Smoothie King exec adjusts to life in the franchise lane

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In the late 1960s Steve Kuhnau was searching for a way to relieve personal health issues through nutrition and invented the Smoothie King smoothie.

In 2003, Thad Allemand was looking for a new career after leaving the tugboat business and opened his first Smoothie King franchise in Thibodaux.



Allemand has been a fan of smoothies since his college years at Nicholls State University. Whenever he was in New Orleans, he’d stop by a Smoothie King and always thought a store in Thibodaux would be a good idea.



After graduating college, he worked for his dad at their tugboat company. From time to time, they would talk about opening a Smoothie King but never got around to it.

“We sold the tugboat company in 2001 and my dad retired. I was wondering what to do with the rest of my career and I decided, ‘Well, this is a good time to try that Smoothie King idea,'” Allemand said.



He contacted Smoothie King’s corporate office, began the process of acquiring a franchise, then searched for his first site.



He initially tried to buy two existing franchises in Houma but couldn’t reach an agreement with the owners.

“So I said ‘Alright. I’ll open one in Thibodaux,'” the business owner said.


Once the Thibodaux location was established, Allemand opened stores in Mathews and Galliano, followed by the two franchises he had previously tried to acquire in Houma – one in Southland Mall and the other on Tunnel Boulevard.



“The people who had the stores in Houma saw I was going to basically take over the region, so they sold them to me,” Allemand said.

Th



The mall location suffered from a lack of weekday customers so Allemand decided to close it and open a new store on Martin Luther King Boulevard.



“The exposure outside the mall is a lot more than inside the mall. Unfortunately the mall is more of a weekend type thing than an everyday type thing,” Allemand explained.

The new location fell in line with Allemand’s other properties, experiencing many of the same business patterns.


“We have a lot of people who use smoothies as a meal replacement – especially when they get the 32- and 40-ounce drinks. We have rushes at lunch, midday and evening,” Allemand said.



The smoothie stores follow basic franchise recipes but can make changes to suit individual tastes. One such change is to ‘Make it Skinny’ – replacing turbinado, a raw sugar, with a sugar substitute saving the customer 100 calories.

The menu is divided into six main groups – Stay Healthy, Get Energy, Trim Down, Build Up, Snack Right and Indulge.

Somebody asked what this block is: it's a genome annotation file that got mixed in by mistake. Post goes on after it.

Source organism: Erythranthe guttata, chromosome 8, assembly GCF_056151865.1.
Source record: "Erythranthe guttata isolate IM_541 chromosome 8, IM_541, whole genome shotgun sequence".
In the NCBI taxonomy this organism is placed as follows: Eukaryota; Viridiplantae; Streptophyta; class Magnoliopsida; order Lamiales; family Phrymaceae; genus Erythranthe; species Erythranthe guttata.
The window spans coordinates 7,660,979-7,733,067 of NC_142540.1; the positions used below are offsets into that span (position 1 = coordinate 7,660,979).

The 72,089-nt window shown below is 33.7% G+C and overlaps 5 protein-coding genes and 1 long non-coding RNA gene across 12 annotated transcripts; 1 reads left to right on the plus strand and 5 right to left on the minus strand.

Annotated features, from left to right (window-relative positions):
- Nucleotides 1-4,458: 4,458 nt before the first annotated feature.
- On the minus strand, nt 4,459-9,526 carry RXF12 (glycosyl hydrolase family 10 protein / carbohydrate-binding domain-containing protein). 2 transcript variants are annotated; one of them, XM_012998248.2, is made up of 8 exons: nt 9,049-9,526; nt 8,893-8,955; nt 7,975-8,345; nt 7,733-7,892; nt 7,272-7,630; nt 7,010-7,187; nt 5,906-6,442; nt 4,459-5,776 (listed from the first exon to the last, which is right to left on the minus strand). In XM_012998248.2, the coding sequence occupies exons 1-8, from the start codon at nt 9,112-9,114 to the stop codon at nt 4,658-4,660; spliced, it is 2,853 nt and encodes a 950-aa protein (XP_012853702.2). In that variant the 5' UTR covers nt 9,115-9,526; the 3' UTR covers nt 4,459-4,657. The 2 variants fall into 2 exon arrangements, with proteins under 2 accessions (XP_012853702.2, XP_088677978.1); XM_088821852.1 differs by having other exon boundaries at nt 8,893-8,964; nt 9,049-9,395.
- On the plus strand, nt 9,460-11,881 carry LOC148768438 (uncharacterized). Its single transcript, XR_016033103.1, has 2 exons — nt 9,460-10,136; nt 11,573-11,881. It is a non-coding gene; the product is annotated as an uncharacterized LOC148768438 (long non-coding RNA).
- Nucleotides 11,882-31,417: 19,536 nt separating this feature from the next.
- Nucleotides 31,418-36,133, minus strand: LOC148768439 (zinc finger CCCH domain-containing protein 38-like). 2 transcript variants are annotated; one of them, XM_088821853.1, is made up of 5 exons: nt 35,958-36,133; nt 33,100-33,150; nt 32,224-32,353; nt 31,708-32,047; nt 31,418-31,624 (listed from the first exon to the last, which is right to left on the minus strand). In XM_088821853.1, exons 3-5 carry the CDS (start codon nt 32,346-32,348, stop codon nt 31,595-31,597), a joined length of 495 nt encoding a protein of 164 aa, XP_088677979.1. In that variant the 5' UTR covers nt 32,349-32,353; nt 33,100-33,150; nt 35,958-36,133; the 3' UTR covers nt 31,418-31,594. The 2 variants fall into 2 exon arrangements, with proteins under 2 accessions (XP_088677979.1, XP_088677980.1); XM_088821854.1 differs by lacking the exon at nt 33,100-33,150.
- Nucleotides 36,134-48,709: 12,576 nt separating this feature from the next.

The ingredients are printed on the menu and vary from group to group.

Enhancers give customers the option to include supplements with their treat. Enhancers contain ingredients the franchise claims boost energy, relieve stress, improve immunity, repair joints and tissue, and aid in muscle building and dieting.

Smoothie King recommends that only adults 18 and older use enhancers.

Fit N’ Crunchy bowls are a new product this year. The store offers six varieties of yogurt and sorbet topped with granola.

“It’s been steadily growing and it’s very good. The flavors include strawberry, blueberry and mango blended in a specific way only we do,” Allemand said.

Smoothie King also stocks energy and protein bars, healthy snacks, supplements and sports nutrition products.

“The whole point of it is to treat yourself to something that’s good and good for you. That’s what a lot of people don’t know. They think that smoothies are desserts. They’re not. They’re function-based drinks,” Allemand explained.

Success has Allemand looking at even more expansion. He recently purchased land next door to the Tunnel Boulevard location and has plans to move the store.

“I’m paying rent here. I don’t own this site so I’m beginning construction on a new building in about two months. It’ll be open Feb. 1,” Allemand said.

There’s even more expansion in Allemand’s future. He’s working on opening a Smoothie King in East Houma, another in Thibodaux and possibly Morgan City.

“I feel like if you’re not trying to expand, you’re going to go backwards. As long as it doesn’t hurt the existing stores too much, then we’re up for expansion,” the storeowner said.

The current economy has had an effect on Allemand’s business. He said this is the first year he’s experienced slower sales. But that isn’t slowing him down.

“Nobody has what we have and that’s why Smoothie King has been around for 35 years. There have been other smoothie places in town, but none of them have made it,” Allemand said.

“We have a brand name. Our smoothies are great for you and they’re great tasting,” Allemand said. “Everybody else can’t do that.”

Houma’s fifth Smoothie King location sits at 1925 Martin Luther King Blvd. in Houma. Owner Thad Allemand has plans to build a new, improved store next door to the 1048 W. Tunnel Blvd. site. JENNIE CHILDS